London – St Edmund, Lombard Street

And finally, London church number 4 was St Edmund King and Martyr, Lombard Street, EC3V 9EA. I can’t find a church website, but the building now houses the London Centre for Spiritual Direction – website – and this ‘about us’ page has a couple of paragraphs on the building. We wandered in, but if you want to visit it might be an idea to check there’s nothing on – or join them on a Wednesday morning for their midweek service.

The original church dated to about 900 AD, which is only 31 years after Edmund was martyred – I wonder when it was first dedicated to him. It was destroyed in the Great Fire and rebuilt by Christopher Wren and his assistant Robert Hooke between 1670 and 79. A new tower was added by Hawksmoor in 1707, and the clock in 1810.

There was a major Victorian restoration. Apparently George Butterfield was congratulated for successfully creating the atmosphere of a gentleman’s dining room! The church was damaged in WW1 by a direct hit at 10 am on 7 July 1917, and then was damaged by the blitz in 1941.

The Sanctuary is certainly eye-catching. The paintings of Moses and Aaron date from 1833. Whoever installed the light and plug under the altar should be taken outside and strangled with the same cord. Gorgeous woodwork – and there is more elsewhere in the church.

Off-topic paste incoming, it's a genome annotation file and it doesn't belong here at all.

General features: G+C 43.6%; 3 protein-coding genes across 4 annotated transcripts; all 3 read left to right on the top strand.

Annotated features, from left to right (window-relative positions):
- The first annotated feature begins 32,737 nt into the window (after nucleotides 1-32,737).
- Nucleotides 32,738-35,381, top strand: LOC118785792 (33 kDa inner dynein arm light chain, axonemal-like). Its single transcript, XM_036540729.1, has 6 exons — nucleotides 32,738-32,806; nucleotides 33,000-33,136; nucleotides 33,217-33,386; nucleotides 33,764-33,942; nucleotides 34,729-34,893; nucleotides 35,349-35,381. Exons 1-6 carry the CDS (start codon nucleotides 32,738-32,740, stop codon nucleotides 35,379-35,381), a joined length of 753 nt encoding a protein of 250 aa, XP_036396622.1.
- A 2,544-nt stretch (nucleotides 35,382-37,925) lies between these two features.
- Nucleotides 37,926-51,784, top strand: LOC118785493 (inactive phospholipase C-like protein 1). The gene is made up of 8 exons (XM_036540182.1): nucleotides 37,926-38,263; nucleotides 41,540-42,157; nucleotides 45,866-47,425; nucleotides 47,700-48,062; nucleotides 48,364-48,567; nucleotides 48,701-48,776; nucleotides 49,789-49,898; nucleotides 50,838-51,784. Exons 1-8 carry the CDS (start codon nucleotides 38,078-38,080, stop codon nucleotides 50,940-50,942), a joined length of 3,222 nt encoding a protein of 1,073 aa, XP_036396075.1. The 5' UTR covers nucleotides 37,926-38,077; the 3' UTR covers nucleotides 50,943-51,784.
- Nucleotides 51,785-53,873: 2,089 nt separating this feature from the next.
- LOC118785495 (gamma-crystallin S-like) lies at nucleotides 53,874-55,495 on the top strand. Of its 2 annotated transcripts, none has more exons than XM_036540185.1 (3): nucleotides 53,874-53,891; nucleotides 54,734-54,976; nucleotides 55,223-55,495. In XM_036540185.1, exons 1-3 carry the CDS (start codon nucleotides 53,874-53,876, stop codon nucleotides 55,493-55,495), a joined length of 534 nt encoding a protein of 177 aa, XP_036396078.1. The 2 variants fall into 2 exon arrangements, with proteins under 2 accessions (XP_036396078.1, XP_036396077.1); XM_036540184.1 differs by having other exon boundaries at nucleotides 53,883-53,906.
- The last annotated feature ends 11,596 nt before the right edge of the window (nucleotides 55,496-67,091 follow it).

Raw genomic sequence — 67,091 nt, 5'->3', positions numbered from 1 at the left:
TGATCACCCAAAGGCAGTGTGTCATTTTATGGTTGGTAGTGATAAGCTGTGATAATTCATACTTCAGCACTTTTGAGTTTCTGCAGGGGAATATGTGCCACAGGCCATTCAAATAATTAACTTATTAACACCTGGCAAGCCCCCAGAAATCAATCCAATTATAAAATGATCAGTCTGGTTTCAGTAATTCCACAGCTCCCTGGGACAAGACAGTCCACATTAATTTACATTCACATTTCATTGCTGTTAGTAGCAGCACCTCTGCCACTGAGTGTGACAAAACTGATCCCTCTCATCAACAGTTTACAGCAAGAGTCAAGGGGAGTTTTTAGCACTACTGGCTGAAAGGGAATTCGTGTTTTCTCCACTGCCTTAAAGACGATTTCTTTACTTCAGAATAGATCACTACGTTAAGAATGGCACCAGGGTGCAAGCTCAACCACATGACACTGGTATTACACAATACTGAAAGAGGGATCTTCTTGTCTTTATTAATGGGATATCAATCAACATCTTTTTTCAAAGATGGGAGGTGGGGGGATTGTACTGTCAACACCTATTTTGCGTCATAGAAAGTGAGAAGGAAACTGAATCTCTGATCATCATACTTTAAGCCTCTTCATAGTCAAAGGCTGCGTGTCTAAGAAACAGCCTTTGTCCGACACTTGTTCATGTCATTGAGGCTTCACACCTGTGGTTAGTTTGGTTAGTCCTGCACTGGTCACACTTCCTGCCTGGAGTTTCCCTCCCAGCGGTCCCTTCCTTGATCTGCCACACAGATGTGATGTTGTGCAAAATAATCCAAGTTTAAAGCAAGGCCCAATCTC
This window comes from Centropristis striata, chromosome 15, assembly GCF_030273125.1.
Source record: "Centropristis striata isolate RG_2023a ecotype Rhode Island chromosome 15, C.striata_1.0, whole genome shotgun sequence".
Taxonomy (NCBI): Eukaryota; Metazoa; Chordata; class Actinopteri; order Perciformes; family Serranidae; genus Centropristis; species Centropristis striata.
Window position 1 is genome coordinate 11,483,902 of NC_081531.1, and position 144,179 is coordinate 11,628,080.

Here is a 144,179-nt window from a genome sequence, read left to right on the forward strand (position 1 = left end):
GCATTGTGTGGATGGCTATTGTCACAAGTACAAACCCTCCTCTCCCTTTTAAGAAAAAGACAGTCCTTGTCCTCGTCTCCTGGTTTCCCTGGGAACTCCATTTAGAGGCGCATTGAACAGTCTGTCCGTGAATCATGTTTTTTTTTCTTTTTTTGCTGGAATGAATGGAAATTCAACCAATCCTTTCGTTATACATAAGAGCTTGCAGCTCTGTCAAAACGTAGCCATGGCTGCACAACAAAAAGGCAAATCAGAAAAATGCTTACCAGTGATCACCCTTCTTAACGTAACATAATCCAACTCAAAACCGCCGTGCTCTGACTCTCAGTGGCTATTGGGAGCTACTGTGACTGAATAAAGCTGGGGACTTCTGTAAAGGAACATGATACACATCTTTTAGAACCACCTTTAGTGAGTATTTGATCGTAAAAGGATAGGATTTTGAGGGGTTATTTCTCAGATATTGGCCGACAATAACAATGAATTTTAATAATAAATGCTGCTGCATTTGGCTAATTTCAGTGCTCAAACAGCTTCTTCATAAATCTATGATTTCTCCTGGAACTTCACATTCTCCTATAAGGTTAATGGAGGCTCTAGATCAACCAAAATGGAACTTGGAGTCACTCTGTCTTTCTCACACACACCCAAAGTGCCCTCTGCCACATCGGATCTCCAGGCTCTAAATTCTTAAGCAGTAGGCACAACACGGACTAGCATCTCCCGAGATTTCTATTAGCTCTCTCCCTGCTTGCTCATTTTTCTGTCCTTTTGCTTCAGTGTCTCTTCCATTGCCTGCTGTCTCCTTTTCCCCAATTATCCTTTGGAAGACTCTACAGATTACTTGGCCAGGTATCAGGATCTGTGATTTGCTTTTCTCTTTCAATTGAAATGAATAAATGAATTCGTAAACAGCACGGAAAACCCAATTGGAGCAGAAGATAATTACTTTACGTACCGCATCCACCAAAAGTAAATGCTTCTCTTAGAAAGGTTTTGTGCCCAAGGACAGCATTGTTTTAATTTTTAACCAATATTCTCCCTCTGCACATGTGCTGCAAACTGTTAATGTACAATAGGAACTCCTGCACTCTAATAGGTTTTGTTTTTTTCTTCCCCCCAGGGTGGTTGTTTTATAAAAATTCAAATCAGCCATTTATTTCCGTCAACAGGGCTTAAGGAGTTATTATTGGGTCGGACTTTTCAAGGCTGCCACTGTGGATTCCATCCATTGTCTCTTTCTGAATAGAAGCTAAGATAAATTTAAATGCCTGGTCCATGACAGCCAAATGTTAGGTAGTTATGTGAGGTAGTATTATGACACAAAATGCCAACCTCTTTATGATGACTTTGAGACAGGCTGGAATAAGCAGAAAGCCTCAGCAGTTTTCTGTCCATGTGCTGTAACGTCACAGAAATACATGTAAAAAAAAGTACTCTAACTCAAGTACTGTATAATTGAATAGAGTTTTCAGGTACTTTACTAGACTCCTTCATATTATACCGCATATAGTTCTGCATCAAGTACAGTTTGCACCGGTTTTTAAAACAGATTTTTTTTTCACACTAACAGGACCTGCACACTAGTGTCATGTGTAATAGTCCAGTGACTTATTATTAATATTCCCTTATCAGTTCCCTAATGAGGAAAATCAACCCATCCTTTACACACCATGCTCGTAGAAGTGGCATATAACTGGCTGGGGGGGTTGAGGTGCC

The East Window was apparently made in Germany in the 1860s, and was destined for St Paul’s. The story goes that they rejected it because the angels wee in red, not white, so it went to another church. That church was demolished in 1905, and the glass came here – as a memorial to the Duke of Clarence – eldest son of Edward VII. I like the elders with their harps (Revelation 5).

We were trying to work out if Victory is male or female?

Two fascinating memorials. It turns out that Dr Engelbach is also remembered in Mortenhampstead in Devon – website. The Reverend Geoffrey Anketell Studdert-Kennedy is Woodbine Willie, and there is an excellent talk about him here. I had forgotten he had been based here after the War.

Nice woodwork, restored font, and organ case above the main door.

We enjoyed our explore of this church – as we had all four churches. We have a map of the London City Churches and we will be back!

 

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